Cincinnati Mayor Mark Mallory is appointing retired lawyer Stan Chesley to the city's human relations commission. City Council approved the selection today (yesterday) during its regular weekly meeting.
Chesley retired from practicing law after being disbarred in Kentucky for allegedly taking millions of dollars from a judgment involving clients who filed a lawsuit involving the diet drug, phen-fen. Mallory and Chesley have a long history of working together.
The Ohio Kentucky Indiana (OKI) Regional Council of Governments has told the Hamilton County commissioners it is too late to take back $4 million pledged to the city of Cincinnati's streetcar project.
Two county commissioners, Republicans Greg Hartmann and Chris Monzel, had asked OKI to rescind the money because of cost overruns on the streetcar project and that the money should be used on other area infrastructure projects.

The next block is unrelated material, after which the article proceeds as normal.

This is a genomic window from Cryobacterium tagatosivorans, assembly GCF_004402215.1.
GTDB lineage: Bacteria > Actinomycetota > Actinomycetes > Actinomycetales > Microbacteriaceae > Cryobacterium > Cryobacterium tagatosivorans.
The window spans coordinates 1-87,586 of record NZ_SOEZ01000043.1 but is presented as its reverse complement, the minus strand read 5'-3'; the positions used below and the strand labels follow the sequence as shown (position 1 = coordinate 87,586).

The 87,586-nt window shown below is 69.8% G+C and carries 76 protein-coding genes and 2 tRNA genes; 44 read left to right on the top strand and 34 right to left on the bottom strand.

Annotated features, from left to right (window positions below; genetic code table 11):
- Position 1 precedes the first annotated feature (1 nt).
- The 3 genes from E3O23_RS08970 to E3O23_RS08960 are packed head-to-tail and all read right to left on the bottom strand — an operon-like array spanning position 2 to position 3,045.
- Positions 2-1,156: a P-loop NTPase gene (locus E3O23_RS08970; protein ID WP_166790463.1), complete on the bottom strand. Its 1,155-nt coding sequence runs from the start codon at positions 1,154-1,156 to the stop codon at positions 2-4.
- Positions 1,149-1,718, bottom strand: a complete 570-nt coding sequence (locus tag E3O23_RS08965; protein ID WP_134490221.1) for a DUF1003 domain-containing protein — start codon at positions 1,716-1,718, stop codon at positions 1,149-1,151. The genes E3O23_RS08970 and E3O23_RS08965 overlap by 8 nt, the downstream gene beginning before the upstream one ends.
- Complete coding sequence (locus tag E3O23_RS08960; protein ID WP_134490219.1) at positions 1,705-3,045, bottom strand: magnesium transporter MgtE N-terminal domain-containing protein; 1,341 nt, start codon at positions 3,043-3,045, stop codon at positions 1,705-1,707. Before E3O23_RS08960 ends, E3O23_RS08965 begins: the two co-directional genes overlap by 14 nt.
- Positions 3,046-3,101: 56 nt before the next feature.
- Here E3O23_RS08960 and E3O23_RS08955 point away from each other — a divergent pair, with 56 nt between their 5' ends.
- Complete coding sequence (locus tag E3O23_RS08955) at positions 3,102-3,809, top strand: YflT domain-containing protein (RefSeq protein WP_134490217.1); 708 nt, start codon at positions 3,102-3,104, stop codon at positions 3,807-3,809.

No can do, OKI director Mark Policinski told the commissioners in a June 4 letter.
Update 6/5/2013 at 10:20 am: Documents received from the city show the pension system's unfunded actuarial accrued liability as of 12/31/2012 was $862,122,656. That compares with the unfunded actuarial accrued liability as of 12/31/2011 of $728,428,380. That means the unfunded balance increased by more than $133 million during that time.
A good old-fashioned family fight is a frequent occurrence in the Democratic Party, but this year's race for Cincinnati mayor won't be one of them.
The party leadership, in a recent blast e-mail to the party faithful made it clear they won't be taking sides in the battle between two Democratic mayoral candidates - Vice Mayor Roxanne Qualls and former council member John Cranley.
Caleb Faux, the Hamilton County Democratic Party's executive director, said neither candidate has asked the party for an endorsement.